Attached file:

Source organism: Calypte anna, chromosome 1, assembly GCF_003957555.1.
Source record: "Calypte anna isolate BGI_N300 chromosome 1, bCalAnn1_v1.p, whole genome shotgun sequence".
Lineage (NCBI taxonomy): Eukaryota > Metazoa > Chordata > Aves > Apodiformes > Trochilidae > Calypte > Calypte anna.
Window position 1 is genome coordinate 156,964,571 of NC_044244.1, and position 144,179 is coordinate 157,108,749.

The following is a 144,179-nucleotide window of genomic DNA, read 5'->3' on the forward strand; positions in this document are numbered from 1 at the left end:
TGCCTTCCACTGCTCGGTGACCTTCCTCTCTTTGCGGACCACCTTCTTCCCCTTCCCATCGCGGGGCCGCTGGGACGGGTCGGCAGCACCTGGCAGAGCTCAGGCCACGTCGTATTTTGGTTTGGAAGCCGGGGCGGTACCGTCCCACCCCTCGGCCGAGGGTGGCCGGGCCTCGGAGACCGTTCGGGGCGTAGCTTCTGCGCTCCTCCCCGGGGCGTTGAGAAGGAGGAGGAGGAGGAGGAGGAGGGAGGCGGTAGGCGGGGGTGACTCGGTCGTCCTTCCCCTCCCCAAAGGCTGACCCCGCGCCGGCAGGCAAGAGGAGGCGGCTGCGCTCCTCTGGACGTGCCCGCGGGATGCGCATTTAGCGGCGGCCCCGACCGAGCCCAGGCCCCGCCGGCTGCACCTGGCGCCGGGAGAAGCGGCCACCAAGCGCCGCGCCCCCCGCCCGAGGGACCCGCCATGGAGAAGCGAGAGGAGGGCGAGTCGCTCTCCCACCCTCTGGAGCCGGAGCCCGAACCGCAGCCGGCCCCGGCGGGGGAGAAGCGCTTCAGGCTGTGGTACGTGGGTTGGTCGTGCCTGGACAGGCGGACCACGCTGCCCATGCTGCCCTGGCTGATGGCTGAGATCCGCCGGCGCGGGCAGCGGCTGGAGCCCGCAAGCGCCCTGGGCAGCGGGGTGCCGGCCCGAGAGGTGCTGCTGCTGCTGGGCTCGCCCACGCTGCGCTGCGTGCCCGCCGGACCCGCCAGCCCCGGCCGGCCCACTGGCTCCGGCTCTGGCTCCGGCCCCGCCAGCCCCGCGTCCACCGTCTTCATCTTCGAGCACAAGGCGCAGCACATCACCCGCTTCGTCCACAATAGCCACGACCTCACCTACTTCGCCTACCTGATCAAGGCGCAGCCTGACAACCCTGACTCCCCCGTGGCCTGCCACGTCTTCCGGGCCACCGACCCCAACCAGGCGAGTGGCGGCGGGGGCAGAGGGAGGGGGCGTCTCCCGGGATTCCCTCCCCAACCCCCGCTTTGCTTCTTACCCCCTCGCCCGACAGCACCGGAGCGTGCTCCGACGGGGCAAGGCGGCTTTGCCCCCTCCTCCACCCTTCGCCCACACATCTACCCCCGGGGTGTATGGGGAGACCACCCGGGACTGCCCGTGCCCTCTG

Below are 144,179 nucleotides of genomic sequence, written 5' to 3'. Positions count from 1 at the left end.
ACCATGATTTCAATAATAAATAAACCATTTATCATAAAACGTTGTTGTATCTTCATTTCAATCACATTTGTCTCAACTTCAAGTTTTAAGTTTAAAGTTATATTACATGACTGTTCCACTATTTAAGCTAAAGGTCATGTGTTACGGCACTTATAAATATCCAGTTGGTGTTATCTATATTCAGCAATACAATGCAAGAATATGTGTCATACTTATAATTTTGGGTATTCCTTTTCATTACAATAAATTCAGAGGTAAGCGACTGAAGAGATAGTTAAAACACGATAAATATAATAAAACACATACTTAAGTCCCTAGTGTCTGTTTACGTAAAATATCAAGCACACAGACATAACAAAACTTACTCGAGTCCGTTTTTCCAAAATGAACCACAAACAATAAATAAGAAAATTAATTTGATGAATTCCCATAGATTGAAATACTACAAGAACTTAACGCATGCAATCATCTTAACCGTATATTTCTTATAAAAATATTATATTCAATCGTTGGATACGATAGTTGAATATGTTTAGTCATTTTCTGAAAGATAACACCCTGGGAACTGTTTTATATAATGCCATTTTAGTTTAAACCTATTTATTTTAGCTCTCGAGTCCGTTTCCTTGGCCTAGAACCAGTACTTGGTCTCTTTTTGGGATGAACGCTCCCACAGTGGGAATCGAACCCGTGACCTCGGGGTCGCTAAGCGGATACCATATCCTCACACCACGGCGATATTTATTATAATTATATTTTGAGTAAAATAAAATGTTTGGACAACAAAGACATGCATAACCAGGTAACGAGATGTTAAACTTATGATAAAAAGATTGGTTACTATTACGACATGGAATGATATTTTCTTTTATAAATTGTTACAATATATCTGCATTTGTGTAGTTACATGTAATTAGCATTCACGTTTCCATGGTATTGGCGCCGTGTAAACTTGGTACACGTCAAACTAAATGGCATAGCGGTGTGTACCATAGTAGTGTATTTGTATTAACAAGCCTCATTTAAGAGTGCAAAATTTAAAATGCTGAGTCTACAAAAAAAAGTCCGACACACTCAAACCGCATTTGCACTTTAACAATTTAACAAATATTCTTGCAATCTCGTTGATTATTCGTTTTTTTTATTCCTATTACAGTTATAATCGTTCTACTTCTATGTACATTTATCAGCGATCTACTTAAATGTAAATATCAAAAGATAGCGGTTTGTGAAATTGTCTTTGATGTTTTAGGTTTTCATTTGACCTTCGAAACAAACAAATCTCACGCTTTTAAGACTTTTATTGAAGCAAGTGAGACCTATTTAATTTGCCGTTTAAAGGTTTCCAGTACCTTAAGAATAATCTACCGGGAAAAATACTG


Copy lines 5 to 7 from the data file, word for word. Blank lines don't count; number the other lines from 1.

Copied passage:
The following is a 144,179-nucleotide window of genomic DNA, read 5'->3' on the forward strand; positions in this document are numbered from 1 at the left end:
TGCCTTCCACTGCTCGGTGACCTTCCTCTCTTTGCGGACCACCTTCTTCCCCTTCCCATCGCGGGGCCGCTGGGACGGGTCGGCAGCACCTGGCAGAGCTCAGGCCACGTCGTATTTTGGTTTGGAAGCCGGGGCGGTACCGTCCCACCCCTCGGCCGAGGGTGGCCGGGCCTCGGAGACCGTTCGGGGCGTAGCTTCTGCGCTCCTCCCCGGGGCGTTGAGAAGGAGGAGGAGGAGGAGGAGGAGGGAGGCGGTAGGCGGGGGTGACTCGGTCGTCCTTCCCCTCCCCAAAGGCTGACCCCGCGCCGGCAGGCAAGAGGAGGCGGCTGCGCTCCTCTGGACGTGCCCGCGGGATGCGCATTTAGCGGCGGCCCCGACCGAGCCCAGGCCCCGCCGGCTGCACCTGGCGCCGGGAGAAGCGGCCACCAAGCGCCGCGCCCCCCGCCCGAGGGACCCGCCATGGAGAAGCGAGAGGAGGGCGAGTCGCTCTCCCACCCTCTGGAGCCGGAGCCCGAACCGCAGCCGGCCCCGGCGGGGGAGAAGCGCTTCAGGCTGTGGTACGTGGGTTGGTCGTGCCTGGACAGGCGGACCACGCTGCCCATGCTGCCCTGGCTGATGGCTGAGATCCGCCGGCGCGGGCAGCGGCTGGAGCCCGCAAGCGCCCTGGGCAGCGGGGTGCCGGCCCGAGAGGTGCTGCTGCTGCTGGGCTCGCCCACGCTGCGCTGCGTGCCCGCCGGACCCGCCAGCCCCGGCCGGCCCACTGGCTCCGGCTCTGGCTCCGGCCCCGCCAGCCCCGCGTCCACCGTCTTCATCTTCGAGCACAAGGCGCAGCACATCACCCGCTTCGTCCACAATAGCCACGACCTCACCTACTTCGCCTACCTGATCAAGGCGCAGCCTGACAACCCTGACTCCCCCGTGGCCTGCCACGTCTTCCGGGCCACCGACCCCAACCAGGCGAGTGGCGGCGGGGGCAGAGGGAGGGGGCGTCTCCCGGGATTCCCTCCCCAACCCCCGCTTTGCTTCTTACCCCCTCGCCCGACAGCACCGGAGCGTGCTCCGACGGGGCAAGGCGGCTTTGCCCCCTCCTCCACCCTTCGCCCACACATCTACCCCCGGGGTGTATGGGGAGACCACCCGGGACTGCCCGTGCCCTCTG

Below are 144,179 nucleotides of genomic sequence, written 5' to 3'. Positions count from 1 at the left end.